More common side effects are soreness, pain, headaches and fever, all likely to occur soon after the injection. I just met a friend who had Covid last year, and was given a jab a few days ago. The vaccine left him feeling knocked out – a bit like the disease, he said – but the side effects only lasted for a day. But it’s possible that a high fever or other reactions could show up much later, and if I stick with the trial, my health will be monitored for two years.

A more alarming side effect which the helpful doc explained to me sounds much more worrying – the prospect that having the vaccine would actually make the symptoms of Covid worse.

This is called ‘vaccine-enhanced disease’, and happens when the immune system backfires, and instead of fighting off a virus, it magnifies the effects. It sounds alarming, but it is very rare. It has been observed with people repeatedly exposed to dengue fever, where the antibodies the patients develop against the disease can end up providing a “way in” to infect cells through special receptors called Fc receptors.

Top marks to Janssen for highlighting this small risk, because – as the trial doctor explained to me – it has not been observed in any human trial of a Covid vaccine.

Challenging anti-vaxxer views

Why worry about such a remote risk? Why am I mentioning it? Well, to show that Janssen has considered the risk, and – as far as I can tell – isn’t hiding anything from its volunteers. And because, as we all know, a small dose of science in the hands of an anti-vaxxer is a dangerous thing.

Dealing with conspiracy theories is time-consuming and exhausting. Proponents expect you to combat every fanciful argument they make, even ridiculous ideas, such as Covid being caused by 5G.

Get essential Covid updates every week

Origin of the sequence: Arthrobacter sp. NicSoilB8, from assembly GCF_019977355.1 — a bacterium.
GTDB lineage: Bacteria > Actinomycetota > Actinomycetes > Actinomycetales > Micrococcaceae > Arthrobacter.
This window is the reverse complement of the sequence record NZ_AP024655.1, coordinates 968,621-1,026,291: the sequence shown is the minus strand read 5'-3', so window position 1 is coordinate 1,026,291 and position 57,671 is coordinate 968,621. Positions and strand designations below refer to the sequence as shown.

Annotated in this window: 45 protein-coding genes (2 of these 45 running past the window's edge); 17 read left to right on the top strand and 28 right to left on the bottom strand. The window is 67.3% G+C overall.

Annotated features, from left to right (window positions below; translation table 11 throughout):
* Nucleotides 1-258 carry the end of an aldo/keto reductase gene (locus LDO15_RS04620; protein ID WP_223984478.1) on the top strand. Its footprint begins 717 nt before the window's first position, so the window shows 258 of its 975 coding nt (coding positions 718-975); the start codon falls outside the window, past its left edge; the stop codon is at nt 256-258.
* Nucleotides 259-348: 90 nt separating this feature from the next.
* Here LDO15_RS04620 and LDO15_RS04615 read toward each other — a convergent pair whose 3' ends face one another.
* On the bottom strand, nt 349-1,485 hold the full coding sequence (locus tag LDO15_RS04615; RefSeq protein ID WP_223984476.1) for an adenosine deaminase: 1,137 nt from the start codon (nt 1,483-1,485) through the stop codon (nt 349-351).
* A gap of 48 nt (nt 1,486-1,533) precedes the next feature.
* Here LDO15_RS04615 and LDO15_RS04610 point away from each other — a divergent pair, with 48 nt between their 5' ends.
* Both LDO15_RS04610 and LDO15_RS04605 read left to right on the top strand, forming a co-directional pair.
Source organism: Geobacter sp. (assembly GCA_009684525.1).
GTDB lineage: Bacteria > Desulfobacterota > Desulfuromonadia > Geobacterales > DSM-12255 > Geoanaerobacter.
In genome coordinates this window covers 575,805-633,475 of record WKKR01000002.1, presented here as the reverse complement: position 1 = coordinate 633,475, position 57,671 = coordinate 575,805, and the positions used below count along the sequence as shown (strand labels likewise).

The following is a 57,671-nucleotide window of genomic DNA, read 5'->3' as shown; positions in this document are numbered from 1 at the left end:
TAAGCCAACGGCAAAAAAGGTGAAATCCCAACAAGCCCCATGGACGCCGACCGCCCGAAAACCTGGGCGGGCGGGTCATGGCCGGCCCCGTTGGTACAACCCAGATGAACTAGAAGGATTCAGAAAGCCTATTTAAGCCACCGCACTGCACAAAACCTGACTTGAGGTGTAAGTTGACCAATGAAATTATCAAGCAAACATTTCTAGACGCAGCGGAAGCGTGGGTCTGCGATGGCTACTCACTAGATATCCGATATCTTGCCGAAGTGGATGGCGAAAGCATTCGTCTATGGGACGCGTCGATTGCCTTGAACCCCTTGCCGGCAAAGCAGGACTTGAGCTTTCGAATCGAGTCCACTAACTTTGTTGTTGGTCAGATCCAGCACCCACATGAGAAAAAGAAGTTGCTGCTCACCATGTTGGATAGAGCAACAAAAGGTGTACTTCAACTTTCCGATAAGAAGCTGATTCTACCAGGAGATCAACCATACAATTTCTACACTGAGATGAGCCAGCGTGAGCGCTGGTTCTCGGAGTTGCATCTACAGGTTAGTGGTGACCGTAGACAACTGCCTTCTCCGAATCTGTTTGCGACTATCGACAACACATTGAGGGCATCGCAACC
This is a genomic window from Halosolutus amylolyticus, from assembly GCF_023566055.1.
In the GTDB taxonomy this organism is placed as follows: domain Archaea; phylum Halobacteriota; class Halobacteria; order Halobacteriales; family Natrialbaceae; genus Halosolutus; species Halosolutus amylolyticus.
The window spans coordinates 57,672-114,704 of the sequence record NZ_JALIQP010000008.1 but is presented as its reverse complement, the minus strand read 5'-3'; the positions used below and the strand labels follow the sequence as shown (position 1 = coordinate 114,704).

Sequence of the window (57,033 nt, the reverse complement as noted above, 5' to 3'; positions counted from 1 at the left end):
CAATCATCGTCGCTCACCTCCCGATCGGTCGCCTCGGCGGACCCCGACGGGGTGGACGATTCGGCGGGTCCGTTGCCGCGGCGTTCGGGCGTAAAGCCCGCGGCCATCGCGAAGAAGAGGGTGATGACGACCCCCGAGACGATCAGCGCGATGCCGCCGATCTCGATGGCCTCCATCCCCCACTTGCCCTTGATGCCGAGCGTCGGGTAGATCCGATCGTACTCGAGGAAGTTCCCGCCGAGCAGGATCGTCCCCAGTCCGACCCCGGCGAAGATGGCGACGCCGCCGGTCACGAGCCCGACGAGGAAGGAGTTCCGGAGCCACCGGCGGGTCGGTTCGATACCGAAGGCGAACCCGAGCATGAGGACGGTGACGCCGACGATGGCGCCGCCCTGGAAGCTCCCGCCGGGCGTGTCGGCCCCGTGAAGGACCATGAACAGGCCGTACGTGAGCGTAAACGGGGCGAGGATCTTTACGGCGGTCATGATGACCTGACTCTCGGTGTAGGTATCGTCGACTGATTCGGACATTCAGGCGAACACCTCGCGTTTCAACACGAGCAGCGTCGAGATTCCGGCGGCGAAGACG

Plenty of scientists and journalists do take the trouble to explain the real science, but many of the conspiracy-minded will have their fingers in their ears and won’t be listening.

As I write, it’s three weeks in, and I’ve been dutifully filing “no symptoms” reports via an app every few days. I’m reassured by the way volunteers are cared for. I have a hotline to call if I display any symptoms that could be Covid, and if I do I’m sure I’ll be very closely scrutinised.

At the moment, no one on the trial team knows who’s been given the active drug, and who the placebo (a harmless saline solution). But if there’s a need to know – for example if I fall ill – the team can find out quickly.

The big thing that’s happening here is that we’re hopefully about to see the most impressive instance ever of the collective ability of humankind to turn the tide, within little more than a year, on a disease that could have killed 40 million people. Covid has already caused the premature death of more than 2.2m people worldwide, and there will be arguments for years to come about how many of those could have been saved with different – earlier – political choices.

From here, it looks as if it will be the scientists who save the day. Covid may never be virtually eradicated in the same way as smallpox and polio but it looks likely to be drastically restrained. That will be down to governments, universities and – hard as it may be to accept – the actions of profit-hungry Big Pharma companies. Sometimes Big Science is what you need to deal with a big problem.

Join 2,500 Cable members redefining local media

Your support will help the Cable grow, deepening our connections in the city and investigating the issues that matter most in our communities.

Join now

What makes us different?

Comments

Report a comment. Comments are moderated according to our Comment Policy.